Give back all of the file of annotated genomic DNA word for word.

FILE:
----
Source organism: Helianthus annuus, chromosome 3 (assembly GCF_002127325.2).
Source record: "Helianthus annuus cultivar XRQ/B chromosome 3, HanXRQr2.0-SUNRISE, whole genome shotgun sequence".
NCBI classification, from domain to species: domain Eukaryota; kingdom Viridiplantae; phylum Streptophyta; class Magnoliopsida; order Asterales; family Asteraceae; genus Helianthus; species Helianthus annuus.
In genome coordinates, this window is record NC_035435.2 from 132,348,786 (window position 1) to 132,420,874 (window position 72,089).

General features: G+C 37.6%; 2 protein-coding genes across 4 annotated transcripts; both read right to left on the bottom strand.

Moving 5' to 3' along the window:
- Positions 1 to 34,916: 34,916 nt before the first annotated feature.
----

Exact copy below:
Source organism: Helianthus annuus, chromosome 3 (assembly GCF_002127325.2).
Source record: "Helianthus annuus cultivar XRQ/B chromosome 3, HanXRQr2.0-SUNRISE, whole genome shotgun sequence".
NCBI classification, from domain to species: domain Eukaryota; kingdom Viridiplantae; phylum Streptophyta; class Magnoliopsida; order Asterales; family Asteraceae; genus Helianthus; species Helianthus annuus.
In genome coordinates, this window is record NC_035435.2 from 132,348,786 (window position 1) to 132,420,874 (window position 72,089).

General features: G+C 37.6%; 2 protein-coding genes across 4 annotated transcripts; both read right to left on the bottom strand.

Moving 5' to 3' along the window:
- Positions 1 to 34,916: 34,916 nt before the first annotated feature.